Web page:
A Comparison of Between-Country Measures of Legal Setting and Enforcement of Accounting Standards

63 Pages Posted: 24 Apr 2014

See all articles by John P. Preiato

John P. Preiato

The University of Western Australia

Philip R. Brown

UWA Business School, M250; Financial Research Network (FIRN)

Ann Tarca

University of Western Australia

Multiple version iconThere are 2 versions of this paper

Date Written: April 24, 2014

Abstract

Academics and practitioners agree that the enforcement of accounting standards has an important role in promoting high quality financial reporting and favourable capital market outcomes. Researchers have used a range of proxies to capture differences between countries in the extent of enforcement, usually based on aspects of the legal system or laws in place, rather than the activities of auditors and independent enforcement bodies. We assess the merits of eight proxies that have been used to distinguish between countries’ institutional settings, including three recently-available indices (AUDIT, ENFORCE and their summation, AETOTAL) that focus specifically on auditing and accounting enforcement. We examine firms’ information environments, represented by the error in analysts’ consensus forecasts and the extent of disagreement among analysts, as indicated by forecast dispersion. For financial years ending from 2003 to 2009, we construct a sample of 357,034 firm-month observations on the errors and dispersion of analysts’ earnings forecasts for 10,769 firms domiciled in those 39 countries, where a variety of accounting standards have been followed and institutional settings have varied. While the results for forecast dispersion are equivocal, those for forecast accuracy are clear. AETOTAL has the strongest association with forecast accuracy, and AUDIT, ENFORCE and AETOTAL have additional explanatory power in models including more general legal enforcement (‘rule of law’) measures. We conclude accounting enforcement may be more important in securing favourable economic outcomes than has been realised, because researchers commonly have used noisier, more general legal proxies for enforcement that understate its marginal effects.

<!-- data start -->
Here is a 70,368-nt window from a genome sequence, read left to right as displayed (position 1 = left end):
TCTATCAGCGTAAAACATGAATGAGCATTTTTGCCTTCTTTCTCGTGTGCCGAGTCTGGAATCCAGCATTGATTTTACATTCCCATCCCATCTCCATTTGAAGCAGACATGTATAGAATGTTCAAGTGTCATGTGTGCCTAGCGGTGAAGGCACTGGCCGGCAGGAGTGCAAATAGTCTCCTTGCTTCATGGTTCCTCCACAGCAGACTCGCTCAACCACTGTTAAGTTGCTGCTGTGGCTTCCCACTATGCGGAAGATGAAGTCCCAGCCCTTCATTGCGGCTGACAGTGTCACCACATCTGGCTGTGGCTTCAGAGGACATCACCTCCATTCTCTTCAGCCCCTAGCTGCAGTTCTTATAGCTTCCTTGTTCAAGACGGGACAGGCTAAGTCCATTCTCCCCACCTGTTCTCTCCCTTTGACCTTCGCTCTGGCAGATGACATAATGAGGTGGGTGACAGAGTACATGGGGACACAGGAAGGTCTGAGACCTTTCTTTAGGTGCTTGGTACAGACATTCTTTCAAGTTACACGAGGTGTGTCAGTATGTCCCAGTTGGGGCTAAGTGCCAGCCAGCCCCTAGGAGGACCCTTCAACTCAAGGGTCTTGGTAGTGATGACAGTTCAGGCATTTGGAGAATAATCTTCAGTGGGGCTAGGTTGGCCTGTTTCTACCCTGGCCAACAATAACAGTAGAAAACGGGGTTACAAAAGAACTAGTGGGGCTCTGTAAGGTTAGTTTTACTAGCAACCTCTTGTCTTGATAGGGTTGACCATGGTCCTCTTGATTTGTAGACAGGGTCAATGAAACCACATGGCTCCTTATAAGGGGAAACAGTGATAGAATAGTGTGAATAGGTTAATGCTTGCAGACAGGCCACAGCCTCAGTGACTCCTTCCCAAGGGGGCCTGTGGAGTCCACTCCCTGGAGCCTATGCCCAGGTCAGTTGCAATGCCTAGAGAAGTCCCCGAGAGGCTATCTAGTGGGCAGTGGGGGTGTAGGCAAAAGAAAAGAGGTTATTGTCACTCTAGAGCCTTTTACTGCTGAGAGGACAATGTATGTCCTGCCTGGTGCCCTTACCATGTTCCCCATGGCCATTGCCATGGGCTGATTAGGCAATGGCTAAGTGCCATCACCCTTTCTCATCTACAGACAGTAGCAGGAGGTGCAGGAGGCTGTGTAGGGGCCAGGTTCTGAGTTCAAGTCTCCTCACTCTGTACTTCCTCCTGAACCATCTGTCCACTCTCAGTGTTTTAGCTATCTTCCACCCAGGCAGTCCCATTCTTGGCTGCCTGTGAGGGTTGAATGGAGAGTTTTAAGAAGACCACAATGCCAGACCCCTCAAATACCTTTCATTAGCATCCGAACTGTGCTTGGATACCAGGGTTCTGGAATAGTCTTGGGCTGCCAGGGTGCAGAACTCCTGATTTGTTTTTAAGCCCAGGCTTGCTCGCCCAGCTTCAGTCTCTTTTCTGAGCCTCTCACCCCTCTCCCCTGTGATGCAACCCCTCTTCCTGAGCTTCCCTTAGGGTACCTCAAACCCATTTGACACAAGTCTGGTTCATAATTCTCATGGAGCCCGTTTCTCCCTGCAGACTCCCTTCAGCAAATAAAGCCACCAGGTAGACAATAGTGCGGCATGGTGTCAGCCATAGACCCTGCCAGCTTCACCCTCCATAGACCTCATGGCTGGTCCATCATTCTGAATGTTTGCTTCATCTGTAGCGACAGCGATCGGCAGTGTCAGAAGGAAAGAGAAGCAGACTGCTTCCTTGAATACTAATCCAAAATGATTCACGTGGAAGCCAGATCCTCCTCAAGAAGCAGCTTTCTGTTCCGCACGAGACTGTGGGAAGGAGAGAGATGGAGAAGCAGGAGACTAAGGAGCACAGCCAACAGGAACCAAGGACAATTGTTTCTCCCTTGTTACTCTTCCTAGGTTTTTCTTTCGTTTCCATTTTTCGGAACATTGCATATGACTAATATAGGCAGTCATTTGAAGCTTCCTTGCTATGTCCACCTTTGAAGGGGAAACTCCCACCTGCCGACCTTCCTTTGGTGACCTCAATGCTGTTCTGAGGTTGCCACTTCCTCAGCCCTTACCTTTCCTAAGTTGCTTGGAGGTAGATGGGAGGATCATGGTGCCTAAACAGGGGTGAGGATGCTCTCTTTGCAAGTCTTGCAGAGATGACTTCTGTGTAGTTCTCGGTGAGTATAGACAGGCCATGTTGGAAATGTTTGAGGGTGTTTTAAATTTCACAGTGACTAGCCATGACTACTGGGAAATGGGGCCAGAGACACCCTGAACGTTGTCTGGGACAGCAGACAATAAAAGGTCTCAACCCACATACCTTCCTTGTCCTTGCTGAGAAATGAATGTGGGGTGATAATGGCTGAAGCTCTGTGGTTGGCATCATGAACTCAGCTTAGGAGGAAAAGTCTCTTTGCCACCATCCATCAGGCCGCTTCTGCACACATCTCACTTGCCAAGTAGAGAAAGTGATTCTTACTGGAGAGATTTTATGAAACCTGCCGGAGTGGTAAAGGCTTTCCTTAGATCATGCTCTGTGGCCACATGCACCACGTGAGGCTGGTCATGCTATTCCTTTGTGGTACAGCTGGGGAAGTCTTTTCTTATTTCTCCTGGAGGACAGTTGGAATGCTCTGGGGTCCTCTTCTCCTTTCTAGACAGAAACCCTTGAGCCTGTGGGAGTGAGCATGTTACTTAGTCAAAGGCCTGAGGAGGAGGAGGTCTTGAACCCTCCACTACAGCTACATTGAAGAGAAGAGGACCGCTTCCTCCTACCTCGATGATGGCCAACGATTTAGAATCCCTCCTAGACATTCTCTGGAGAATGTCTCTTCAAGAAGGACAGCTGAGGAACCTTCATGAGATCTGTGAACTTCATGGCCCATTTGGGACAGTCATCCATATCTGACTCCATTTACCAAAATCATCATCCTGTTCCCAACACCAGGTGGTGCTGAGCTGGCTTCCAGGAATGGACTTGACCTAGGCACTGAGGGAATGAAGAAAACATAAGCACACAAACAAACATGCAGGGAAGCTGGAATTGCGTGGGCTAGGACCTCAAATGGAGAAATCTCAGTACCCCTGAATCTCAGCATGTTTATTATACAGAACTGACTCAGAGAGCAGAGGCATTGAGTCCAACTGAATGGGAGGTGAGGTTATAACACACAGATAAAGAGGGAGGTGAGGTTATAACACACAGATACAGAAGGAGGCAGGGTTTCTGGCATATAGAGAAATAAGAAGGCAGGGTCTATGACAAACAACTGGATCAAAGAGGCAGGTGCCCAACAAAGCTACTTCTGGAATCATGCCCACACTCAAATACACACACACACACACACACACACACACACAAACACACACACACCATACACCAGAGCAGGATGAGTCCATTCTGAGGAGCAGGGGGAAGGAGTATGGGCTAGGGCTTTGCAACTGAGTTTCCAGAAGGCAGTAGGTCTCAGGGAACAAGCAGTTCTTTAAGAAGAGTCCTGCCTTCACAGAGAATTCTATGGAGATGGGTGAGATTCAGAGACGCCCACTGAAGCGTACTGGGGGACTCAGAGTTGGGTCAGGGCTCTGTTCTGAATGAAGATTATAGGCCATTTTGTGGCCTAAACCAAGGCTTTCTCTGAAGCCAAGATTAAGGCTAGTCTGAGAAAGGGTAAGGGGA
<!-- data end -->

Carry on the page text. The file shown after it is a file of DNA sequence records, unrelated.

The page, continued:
Keywords: legal system, enforcement of accounting standards; auditors; regulation; rule of law; International Financial Reporting Standards; IFRS; analysts’ forecasts; forecast error; forecast dispersion

JEL Classification: M41, M42, M48, K20

Suggested Citation

Preiato, John P. and Brown, Philip R. and Tarca, Ann, A Comparison of Between-Country Measures of Legal Setting and Enforcement of Accounting Standards (April 24, 2014). Available at SSRN: https://ssrn.com/abstract=2428603 or http://dx.doi.org/10.2139/ssrn.2428603

John P. Preiato

The University of Western Australia ( email )

35 Stirling Highway
Crawley, Western Australia 6009
Australia

Philip R. Brown

UWA Business School, M250 ( email )

Crawley, Western Australia 6009
Australia

Financial Research Network (FIRN)

C/- University of Queensland Business School
St Lucia, 4071 Brisbane
Queensland
Australia

HOME PAGE: http://www.firn.org.au

Ann Tarca (Contact Author)

University of Western Australia ( email )

Business School
35 Stirling Highway
Crawley WA 6009
Australia
+61 8 6488 3868 (Phone)
+61 8 6488 1047 (Fax)

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